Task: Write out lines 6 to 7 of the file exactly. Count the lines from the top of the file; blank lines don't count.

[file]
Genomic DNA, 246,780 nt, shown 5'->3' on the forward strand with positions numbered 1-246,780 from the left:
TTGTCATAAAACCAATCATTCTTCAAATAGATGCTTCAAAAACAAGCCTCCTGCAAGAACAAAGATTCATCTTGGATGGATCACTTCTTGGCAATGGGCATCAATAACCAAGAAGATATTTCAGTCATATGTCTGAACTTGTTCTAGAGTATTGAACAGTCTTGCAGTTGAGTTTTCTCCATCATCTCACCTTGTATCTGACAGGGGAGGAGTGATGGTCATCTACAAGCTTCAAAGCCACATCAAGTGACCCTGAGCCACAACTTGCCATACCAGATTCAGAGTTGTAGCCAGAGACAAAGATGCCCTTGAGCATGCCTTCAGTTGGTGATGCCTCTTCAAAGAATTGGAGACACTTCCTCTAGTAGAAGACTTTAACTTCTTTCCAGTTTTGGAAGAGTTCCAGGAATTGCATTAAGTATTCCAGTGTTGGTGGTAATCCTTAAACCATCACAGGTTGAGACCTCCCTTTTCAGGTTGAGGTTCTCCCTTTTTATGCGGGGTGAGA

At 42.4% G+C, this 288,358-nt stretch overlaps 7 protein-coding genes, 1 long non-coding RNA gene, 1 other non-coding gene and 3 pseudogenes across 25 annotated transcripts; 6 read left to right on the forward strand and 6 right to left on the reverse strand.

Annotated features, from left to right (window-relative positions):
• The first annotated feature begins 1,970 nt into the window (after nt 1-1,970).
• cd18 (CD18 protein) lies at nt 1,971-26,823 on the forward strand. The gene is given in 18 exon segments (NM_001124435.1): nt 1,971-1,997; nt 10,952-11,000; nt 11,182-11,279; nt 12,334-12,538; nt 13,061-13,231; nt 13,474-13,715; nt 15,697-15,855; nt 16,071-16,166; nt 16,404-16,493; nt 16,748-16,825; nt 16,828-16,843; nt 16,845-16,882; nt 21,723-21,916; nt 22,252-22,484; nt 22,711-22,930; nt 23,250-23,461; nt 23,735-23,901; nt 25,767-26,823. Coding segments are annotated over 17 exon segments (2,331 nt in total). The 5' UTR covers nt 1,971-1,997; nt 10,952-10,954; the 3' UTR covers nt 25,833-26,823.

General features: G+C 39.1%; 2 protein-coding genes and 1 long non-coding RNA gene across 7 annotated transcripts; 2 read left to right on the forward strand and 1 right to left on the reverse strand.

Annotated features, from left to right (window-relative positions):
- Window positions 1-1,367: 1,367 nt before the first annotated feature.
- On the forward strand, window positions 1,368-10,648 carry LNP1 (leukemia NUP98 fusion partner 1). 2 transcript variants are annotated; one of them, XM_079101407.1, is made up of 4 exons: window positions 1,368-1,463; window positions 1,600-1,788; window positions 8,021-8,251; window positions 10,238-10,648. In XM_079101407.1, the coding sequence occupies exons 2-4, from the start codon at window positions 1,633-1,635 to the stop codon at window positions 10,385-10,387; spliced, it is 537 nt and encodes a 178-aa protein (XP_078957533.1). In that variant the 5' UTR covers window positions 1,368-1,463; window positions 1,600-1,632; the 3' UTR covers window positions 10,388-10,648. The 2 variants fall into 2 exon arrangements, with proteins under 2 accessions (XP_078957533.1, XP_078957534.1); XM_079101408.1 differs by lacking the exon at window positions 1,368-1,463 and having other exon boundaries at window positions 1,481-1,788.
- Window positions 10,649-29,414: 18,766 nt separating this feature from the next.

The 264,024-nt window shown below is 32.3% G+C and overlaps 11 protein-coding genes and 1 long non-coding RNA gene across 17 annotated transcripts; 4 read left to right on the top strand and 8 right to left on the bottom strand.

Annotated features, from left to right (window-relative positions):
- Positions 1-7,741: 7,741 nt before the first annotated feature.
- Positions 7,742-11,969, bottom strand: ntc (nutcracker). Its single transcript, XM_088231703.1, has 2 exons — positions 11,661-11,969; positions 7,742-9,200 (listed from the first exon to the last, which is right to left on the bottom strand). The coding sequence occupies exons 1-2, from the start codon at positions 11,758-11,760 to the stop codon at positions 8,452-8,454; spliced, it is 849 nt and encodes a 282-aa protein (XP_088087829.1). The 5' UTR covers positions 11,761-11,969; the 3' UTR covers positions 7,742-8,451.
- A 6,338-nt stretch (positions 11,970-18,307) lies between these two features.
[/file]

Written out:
• cd18 (CD18 protein) lies at nt 1,971-26,823 on the forward strand. The gene is given in 18 exon segments (NM_001124435.1): nt 1,971-1,997; nt 10,952-11,000; nt 11,182-11,279; nt 12,334-12,538; nt 13,061-13,231; nt 13,474-13,715; nt 15,697-15,855; nt 16,071-16,166; nt 16,404-16,493; nt 16,748-16,825; nt 16,828-16,843; nt 16,845-16,882; nt 21,723-21,916; nt 22,252-22,484; nt 22,711-22,930; nt 23,250-23,461; nt 23,735-23,901; nt 25,767-26,823. Coding segments are annotated over 17 exon segments (2,331 nt in total). The 5' UTR covers nt 1,971-1,997; nt 10,952-10,954; the 3' UTR covers nt 25,833-26,823.

General features: G+C 39.1%; 2 protein-coding genes and 1 long non-coding RNA gene across 7 annotated transcripts; 2 read left to right on the forward strand and 1 right to left on the reverse strand.